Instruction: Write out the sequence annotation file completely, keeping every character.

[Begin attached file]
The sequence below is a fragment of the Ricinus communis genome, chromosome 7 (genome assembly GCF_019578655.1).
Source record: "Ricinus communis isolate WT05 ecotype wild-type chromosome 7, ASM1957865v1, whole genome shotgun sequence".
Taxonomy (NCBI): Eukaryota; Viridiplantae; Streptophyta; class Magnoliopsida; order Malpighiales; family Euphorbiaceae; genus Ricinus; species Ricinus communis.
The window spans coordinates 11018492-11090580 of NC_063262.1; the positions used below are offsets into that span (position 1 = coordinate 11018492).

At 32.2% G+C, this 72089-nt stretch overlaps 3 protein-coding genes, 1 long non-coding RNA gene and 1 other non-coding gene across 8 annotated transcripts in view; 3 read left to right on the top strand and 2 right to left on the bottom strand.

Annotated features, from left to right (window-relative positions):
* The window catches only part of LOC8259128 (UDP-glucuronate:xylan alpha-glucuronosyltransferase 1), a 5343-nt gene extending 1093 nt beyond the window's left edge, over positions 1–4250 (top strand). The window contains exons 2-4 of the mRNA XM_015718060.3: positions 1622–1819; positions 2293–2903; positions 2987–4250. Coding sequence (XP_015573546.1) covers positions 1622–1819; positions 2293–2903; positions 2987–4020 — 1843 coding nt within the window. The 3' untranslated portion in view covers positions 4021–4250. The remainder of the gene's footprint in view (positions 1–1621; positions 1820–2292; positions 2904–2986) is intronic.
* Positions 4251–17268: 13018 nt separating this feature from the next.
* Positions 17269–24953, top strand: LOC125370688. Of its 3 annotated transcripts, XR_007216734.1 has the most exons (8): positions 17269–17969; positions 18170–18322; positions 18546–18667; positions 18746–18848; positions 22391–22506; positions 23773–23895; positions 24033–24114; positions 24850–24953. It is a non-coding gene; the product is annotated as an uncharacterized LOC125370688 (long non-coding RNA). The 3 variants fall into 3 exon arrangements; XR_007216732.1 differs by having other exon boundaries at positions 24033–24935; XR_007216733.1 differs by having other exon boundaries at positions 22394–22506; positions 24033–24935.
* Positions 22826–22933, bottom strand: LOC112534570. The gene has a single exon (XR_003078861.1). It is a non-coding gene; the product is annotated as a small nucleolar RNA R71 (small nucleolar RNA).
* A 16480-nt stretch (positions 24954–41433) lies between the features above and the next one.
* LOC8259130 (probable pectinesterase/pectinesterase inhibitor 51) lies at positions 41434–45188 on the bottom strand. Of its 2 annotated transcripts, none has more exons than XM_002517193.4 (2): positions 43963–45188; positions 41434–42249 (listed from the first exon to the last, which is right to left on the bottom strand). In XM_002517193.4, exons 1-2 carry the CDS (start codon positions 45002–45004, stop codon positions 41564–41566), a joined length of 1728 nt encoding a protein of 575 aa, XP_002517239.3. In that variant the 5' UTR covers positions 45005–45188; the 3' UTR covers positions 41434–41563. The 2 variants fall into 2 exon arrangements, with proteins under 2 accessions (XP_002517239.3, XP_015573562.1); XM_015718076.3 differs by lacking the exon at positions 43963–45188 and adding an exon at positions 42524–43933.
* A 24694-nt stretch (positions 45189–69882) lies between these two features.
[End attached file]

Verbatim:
The sequence below is a fragment of the Ricinus communis genome, chromosome 7 (genome assembly GCF_019578655.1).
Source record: "Ricinus communis isolate WT05 ecotype wild-type chromosome 7, ASM1957865v1, whole genome shotgun sequence".
Taxonomy (NCBI): Eukaryota; Viridiplantae; Streptophyta; class Magnoliopsida; order Malpighiales; family Euphorbiaceae; genus Ricinus; species Ricinus communis.
The window spans coordinates 11018492-11090580 of NC_063262.1; the positions used below are offsets into that span (position 1 = coordinate 11018492).

At 32.2% G+C, this 72089-nt stretch overlaps 3 protein-coding genes, 1 long non-coding RNA gene and 1 other non-coding gene across 8 annotated transcripts in view; 3 read left to right on the top strand and 2 right to left on the bottom strand.

Annotated features, from left to right (window-relative positions):
* The window catches only part of LOC8259128 (UDP-glucuronate:xylan alpha-glucuronosyltransferase 1), a 5343-nt gene extending 1093 nt beyond the window's left edge, over positions 1–4250 (top strand). The window contains exons 2-4 of the mRNA XM_015718060.3: positions 1622–1819; positions 2293–2903; positions 2987–4250. Coding sequence (XP_015573546.1) covers positions 1622–1819; positions 2293–2903; positions 2987–4020 — 1843 coding nt within the window. The 3' untranslated portion in view covers positions 4021–4250. The remainder of the gene's footprint in view (positions 1–1621; positions 1820–2292; positions 2904–2986) is intronic.
* Positions 4251–17268: 13018 nt separating this feature from the next.
* Positions 17269–24953, top strand: LOC125370688. Of its 3 annotated transcripts, XR_007216734.1 has the most exons (8): positions 17269–17969; positions 18170–18322; positions 18546–18667; positions 18746–18848; positions 22391–22506; positions 23773–23895; positions 24033–24114; positions 24850–24953. It is a non-coding gene; the product is annotated as an uncharacterized LOC125370688 (long non-coding RNA). The 3 variants fall into 3 exon arrangements; XR_007216732.1 differs by having other exon boundaries at positions 24033–24935; XR_007216733.1 differs by having other exon boundaries at positions 22394–22506; positions 24033–24935.
* Positions 22826–22933, bottom strand: LOC112534570. The gene has a single exon (XR_003078861.1). It is a non-coding gene; the product is annotated as a small nucleolar RNA R71 (small nucleolar RNA).
* A 16480-nt stretch (positions 24954–41433) lies between the features above and the next one.
* LOC8259130 (probable pectinesterase/pectinesterase inhibitor 51) lies at positions 41434–45188 on the bottom strand. Of its 2 annotated transcripts, none has more exons than XM_002517193.4 (2): positions 43963–45188; positions 41434–42249 (listed from the first exon to the last, which is right to left on the bottom strand). In XM_002517193.4, exons 1-2 carry the CDS (start codon positions 45002–45004, stop codon positions 41564–41566), a joined length of 1728 nt encoding a protein of 575 aa, XP_002517239.3. In that variant the 5' UTR covers positions 45005–45188; the 3' UTR covers positions 41434–41563. The 2 variants fall into 2 exon arrangements, with proteins under 2 accessions (XP_002517239.3, XP_015573562.1); XM_015718076.3 differs by lacking the exon at positions 43963–45188 and adding an exon at positions 42524–43933.
* A 24694-nt stretch (positions 45189–69882) lies between these two features.